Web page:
Scanning the field, we could not spot the deer, and I had no intention of traipsing back and forth through the beans that were so near to harvest. He must have run back into the woods. We combed through the woods to the south of where we last saw him, but couldn’t find a trace. It was thick woods with briars, tangled vines and loaded with poison ivy. As much as I hated to, I told Tom let’s wait until Mike got home in an hour or so. We made our way back to the house to cool off and rest.

By the time Mike got there I had thought about where the buck must have gone. I was able to walk straight to the deer, which was in the woods to the north. We breathed a sigh of relief. Tom took hold of the deer’s antlers and looked them over. He was the same upright 8-point for sure, with a few small kickers and one side of his main beam somewhat palmated and nearly crossing in the front. The black spot on the side of the buck’s face turned out to be an extremely large black mole attached to the buck’s skin. Tom gave the buck a few good, confident pats. His smile told me he was a happy boy.

“I was really excited,” he told me. “I felt like I did something really good. I wanted to do this really bad for a long time, and I finally got to. It was really neat to get the exact deer I went after. The Imperial Clover patch helped make sure there were a lot of deer to choose from.”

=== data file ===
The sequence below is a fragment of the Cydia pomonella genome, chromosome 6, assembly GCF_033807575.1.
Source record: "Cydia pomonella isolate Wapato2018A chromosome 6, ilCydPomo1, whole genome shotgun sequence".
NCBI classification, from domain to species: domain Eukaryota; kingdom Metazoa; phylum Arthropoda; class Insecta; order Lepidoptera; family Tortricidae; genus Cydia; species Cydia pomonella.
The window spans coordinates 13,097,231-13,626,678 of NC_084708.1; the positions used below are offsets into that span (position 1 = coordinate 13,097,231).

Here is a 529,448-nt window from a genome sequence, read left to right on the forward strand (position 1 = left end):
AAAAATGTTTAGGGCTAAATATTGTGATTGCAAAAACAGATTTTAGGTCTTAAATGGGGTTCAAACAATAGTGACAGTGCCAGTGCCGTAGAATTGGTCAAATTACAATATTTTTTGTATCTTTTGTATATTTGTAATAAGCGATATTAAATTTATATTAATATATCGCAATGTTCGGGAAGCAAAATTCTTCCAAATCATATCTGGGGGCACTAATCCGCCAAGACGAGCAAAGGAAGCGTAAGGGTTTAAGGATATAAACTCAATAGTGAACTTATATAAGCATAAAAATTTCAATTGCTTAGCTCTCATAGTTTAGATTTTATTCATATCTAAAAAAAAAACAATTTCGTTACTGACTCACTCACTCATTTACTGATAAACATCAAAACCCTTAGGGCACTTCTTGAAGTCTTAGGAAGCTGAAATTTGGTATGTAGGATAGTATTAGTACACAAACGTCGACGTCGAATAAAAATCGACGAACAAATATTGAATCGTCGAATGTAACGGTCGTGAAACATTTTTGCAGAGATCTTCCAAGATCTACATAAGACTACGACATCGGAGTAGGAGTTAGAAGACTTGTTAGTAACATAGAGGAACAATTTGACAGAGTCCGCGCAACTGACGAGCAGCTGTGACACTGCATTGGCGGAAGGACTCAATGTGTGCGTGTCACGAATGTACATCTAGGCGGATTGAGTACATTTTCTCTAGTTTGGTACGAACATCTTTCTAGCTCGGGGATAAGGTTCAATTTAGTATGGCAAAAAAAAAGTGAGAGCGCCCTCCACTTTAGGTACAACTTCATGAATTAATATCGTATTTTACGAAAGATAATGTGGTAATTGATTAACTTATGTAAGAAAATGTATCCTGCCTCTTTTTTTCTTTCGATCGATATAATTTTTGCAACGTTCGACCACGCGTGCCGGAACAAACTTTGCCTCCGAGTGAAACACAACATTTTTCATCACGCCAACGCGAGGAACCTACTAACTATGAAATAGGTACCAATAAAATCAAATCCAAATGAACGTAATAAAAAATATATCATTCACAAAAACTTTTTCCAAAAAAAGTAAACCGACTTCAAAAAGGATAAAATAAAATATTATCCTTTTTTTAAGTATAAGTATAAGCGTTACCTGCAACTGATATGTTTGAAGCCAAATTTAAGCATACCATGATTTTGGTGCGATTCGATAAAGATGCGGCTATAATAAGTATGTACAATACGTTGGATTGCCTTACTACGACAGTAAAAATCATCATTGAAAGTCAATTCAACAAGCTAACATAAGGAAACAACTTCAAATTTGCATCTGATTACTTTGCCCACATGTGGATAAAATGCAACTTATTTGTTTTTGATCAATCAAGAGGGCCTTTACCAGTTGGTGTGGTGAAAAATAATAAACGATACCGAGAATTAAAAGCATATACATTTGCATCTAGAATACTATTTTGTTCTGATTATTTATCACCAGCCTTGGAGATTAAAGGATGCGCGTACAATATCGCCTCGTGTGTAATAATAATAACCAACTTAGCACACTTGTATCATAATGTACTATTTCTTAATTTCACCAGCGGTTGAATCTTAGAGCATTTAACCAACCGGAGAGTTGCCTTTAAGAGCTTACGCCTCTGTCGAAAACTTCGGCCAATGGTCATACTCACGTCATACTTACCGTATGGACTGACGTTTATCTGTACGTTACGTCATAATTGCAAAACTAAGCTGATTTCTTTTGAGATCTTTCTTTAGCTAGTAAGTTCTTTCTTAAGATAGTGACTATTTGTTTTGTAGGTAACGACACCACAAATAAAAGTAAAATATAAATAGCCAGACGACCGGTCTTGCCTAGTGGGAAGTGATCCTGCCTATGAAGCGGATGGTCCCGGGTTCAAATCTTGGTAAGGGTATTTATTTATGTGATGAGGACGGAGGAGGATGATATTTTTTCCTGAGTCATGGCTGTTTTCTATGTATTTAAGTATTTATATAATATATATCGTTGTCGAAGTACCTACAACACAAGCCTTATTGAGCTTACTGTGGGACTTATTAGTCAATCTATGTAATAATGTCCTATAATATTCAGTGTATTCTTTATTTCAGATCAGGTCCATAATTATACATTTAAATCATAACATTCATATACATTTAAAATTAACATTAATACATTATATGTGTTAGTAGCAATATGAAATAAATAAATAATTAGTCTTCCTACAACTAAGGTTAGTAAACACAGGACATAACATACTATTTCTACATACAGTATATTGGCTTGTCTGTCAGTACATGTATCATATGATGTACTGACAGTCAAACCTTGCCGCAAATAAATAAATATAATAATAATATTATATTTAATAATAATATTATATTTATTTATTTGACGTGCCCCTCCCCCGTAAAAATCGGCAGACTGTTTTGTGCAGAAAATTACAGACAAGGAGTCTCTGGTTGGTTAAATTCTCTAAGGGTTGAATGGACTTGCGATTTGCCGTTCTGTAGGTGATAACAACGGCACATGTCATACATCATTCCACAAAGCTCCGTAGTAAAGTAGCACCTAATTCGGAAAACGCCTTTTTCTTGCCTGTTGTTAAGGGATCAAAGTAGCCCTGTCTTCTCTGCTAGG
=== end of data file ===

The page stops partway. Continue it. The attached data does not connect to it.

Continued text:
What a feeling of satisfaction. Another deer hunter was born and Tom managed to pull exactly what he wanted out of that box of chocolates.

Editor’s Note: Susie Marietta, Tom’s mother, is a Certified Kansas Hunter Education instructor. She has taught bowhunting in the NRA program "Women on Target" and has been a guest instructor for Kansas Bowhunter Education, and hopes to be certified in that soon. Tom also shot his first turkey from a corner of the clover patch. That was an exciting hunt, too. He was out there for about 15 minutes when the turkeys appeared at the other side of the clover, then it took about 20 minutes to call them in close enough for a shot.